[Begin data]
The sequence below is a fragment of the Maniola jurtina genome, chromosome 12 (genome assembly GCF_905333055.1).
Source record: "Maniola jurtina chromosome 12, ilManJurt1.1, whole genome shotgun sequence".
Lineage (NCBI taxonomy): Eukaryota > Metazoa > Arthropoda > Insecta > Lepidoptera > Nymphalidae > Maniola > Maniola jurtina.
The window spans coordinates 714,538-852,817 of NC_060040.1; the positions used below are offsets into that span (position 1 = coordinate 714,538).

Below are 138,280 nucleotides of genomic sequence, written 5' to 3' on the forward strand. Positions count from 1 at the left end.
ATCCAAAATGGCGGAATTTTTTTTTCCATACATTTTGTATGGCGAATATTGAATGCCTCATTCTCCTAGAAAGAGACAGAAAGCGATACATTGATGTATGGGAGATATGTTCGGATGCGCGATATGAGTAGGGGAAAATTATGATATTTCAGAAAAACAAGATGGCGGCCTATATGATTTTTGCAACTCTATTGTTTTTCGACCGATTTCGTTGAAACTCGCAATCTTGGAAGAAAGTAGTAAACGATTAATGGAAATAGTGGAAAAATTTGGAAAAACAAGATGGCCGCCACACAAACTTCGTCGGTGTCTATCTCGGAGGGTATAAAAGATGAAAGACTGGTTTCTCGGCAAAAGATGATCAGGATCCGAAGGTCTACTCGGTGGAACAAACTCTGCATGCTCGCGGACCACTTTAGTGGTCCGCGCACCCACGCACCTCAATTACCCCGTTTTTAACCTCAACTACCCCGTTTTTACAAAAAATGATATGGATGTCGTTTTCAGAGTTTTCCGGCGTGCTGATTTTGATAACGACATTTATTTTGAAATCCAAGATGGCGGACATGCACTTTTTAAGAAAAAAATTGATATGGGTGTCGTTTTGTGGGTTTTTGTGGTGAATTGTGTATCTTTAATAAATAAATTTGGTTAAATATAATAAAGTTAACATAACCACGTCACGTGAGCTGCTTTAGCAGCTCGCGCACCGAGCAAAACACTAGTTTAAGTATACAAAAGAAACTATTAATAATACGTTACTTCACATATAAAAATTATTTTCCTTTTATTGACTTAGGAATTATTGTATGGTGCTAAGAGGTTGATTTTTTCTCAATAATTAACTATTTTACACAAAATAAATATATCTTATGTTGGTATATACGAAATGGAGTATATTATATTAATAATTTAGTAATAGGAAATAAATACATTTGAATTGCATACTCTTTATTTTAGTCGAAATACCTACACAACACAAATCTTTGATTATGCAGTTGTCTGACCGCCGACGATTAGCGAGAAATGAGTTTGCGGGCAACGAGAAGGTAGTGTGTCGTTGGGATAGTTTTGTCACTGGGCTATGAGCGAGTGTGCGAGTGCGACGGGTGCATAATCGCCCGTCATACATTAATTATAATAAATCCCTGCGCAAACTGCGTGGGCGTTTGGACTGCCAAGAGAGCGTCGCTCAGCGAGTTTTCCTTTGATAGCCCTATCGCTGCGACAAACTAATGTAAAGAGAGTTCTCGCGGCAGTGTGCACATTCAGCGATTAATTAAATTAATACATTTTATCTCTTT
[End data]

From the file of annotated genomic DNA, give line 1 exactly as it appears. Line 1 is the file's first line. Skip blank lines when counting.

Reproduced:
The sequence below is a fragment of the Maniola jurtina genome, chromosome 12 (genome assembly GCF_905333055.1).